Mark Steyn’s Final Solution to the Euro-Muslim Problem

Is genocide OK now? If not, why isn’t Mark Steyn a pariah?

Updates below: Steyn and Reynolds respond, and I reply.

Three weeks ago, Christopher Hitchens reviewed Mark Steyn’s America Alone: The End of the World as We Know It, for City Journal, the publication of the Manhattan Institute. The review was generally favorable, though not entirely uncritical.

Hitchens quoted Steyn to the following effect:

Why did Bosnia collapse into the worst slaughter in Europe since World War Two? In the thirty years before the meltdown, Bosnian Serbs had declined from 43 percent to 31 percent of the population, while Bosnian Muslims had increased from 26 percent to 44 percent. In a democratic age, you can’t buck demography—except through civil war. The Serbs figured that out—as other Continentals will in the years ahead: if you can’t outbreed the enemy, cull ’em. The problem that Europe faces is that Bosnia’s demographic profile is now the model for the entire continent.

(Emphasis added.)

Hitchens let this pass in silence, except for a little bit of tut-tutting about the differences among Muslims, but let’s call it by its real name: Steyn is justifying genocide, both retrospectively in Bosnia and prospectively in the rest of Europe.

Now perhaps Hitchens is misrepresenting what Steyn said by quoting selectively or out of context, though there seems no reason for him to do so, and Steyn does not seem to have accused him of having done so.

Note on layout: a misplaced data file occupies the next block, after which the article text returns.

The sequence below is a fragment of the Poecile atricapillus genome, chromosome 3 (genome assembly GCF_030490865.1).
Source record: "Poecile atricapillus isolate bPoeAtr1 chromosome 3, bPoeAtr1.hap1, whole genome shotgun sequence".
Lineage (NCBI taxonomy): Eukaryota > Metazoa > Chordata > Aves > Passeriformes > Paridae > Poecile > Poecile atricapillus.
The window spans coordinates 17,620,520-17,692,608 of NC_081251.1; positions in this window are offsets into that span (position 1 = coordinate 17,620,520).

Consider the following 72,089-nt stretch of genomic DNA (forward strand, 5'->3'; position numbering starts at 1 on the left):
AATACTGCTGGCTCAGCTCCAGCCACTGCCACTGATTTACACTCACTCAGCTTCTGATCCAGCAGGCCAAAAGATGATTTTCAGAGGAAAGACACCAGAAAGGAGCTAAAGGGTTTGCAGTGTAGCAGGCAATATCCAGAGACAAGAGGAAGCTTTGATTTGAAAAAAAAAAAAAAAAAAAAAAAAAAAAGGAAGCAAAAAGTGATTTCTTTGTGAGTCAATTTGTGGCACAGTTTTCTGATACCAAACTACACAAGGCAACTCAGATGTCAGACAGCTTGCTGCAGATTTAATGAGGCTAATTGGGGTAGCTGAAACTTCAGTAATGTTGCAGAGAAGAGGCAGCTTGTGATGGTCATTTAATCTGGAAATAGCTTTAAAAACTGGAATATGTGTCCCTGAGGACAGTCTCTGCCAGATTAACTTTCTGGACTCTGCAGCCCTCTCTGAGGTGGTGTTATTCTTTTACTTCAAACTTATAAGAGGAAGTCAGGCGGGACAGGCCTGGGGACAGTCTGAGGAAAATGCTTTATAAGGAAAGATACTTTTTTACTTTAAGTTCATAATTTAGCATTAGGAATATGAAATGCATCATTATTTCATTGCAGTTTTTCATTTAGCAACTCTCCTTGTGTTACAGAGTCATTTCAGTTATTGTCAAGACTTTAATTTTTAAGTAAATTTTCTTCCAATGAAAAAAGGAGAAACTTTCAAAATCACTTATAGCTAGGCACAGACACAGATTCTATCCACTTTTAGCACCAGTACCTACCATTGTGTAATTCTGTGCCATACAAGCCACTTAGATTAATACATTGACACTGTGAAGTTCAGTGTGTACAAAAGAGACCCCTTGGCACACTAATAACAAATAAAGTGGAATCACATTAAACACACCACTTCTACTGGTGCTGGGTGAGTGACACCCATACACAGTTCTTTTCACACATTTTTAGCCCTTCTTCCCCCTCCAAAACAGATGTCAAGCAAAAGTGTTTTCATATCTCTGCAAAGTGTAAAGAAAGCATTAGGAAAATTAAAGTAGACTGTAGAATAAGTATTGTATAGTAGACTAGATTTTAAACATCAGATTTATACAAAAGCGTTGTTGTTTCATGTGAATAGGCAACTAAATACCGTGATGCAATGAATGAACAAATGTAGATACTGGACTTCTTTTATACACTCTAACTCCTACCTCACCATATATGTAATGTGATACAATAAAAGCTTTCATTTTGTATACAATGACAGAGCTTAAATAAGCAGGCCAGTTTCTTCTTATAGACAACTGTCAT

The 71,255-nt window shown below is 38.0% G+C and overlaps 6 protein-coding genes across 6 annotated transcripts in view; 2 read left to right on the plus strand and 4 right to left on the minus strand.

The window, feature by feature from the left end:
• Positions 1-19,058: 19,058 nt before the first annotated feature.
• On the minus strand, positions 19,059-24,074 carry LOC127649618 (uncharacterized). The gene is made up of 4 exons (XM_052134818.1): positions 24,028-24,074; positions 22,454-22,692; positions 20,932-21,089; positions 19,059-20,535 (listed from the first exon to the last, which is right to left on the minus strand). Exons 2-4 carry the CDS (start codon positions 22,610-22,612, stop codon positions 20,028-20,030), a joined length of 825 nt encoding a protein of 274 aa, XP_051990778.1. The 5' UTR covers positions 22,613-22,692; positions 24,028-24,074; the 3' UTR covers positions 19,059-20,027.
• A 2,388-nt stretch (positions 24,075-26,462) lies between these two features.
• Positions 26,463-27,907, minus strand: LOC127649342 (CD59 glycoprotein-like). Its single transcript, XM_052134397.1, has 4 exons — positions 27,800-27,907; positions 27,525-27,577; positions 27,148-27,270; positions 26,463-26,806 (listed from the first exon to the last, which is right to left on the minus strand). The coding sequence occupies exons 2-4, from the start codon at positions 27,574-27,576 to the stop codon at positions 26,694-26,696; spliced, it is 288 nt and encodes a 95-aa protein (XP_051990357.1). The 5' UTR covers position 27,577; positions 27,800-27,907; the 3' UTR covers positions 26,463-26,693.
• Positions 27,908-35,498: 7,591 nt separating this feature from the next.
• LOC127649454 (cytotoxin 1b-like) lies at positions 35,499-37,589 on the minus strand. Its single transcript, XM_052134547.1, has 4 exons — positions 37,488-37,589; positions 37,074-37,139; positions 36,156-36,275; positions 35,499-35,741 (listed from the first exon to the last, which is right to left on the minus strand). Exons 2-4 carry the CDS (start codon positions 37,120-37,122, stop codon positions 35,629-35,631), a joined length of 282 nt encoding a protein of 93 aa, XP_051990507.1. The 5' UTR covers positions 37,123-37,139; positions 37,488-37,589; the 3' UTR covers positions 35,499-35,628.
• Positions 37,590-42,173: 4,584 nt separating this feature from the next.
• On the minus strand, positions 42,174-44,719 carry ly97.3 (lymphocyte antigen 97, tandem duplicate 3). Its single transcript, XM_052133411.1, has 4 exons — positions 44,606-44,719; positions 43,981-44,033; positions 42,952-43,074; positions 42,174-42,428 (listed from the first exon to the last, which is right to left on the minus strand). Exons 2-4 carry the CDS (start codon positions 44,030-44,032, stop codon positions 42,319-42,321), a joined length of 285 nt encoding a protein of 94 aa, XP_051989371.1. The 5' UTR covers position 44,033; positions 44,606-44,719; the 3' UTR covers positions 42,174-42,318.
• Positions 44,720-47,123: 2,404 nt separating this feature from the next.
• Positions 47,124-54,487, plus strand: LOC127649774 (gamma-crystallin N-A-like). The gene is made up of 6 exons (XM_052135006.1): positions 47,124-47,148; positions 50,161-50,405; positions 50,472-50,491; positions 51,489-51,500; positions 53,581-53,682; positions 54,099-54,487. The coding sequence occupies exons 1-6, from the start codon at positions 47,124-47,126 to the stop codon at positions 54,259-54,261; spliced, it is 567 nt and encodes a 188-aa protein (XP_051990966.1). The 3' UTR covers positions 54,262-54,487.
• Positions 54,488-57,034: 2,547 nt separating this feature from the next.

Several important Red bloggers, including Instapundit and Real Clear Politics, have linked to Hitchens’s piece, which has, naturally, attracted a storm of criticism from Blue bloggers. I didn’t pile on at the time, hoping that Steyn’s friends on the Right would denounce him, as they did Dinesh D’Souza. But, so far, no such luck.

No Red blogger has claimed that Steyn was misquoted, or that his words don’t amount to a call for genocide. But if anyone on the Red side objects to finding a Final Solution to the Euro-Muslim Problem, they’ve all been too polite to mention it. Even Andrew Sullivan passes by the genocide question in silence. And Instapundit is still cheerfully linking to Steyn’s latest libel against anyone who doesn’t support the Beloved Leader in sending more soldiers to Iraq. Steyn still has a column in the Chicago Sun-Times, which brags about being one of the ten largest-circulation newspapers in the country, and many other mainstream media outlets. Sen. Lieberman has words of praise for America Alone.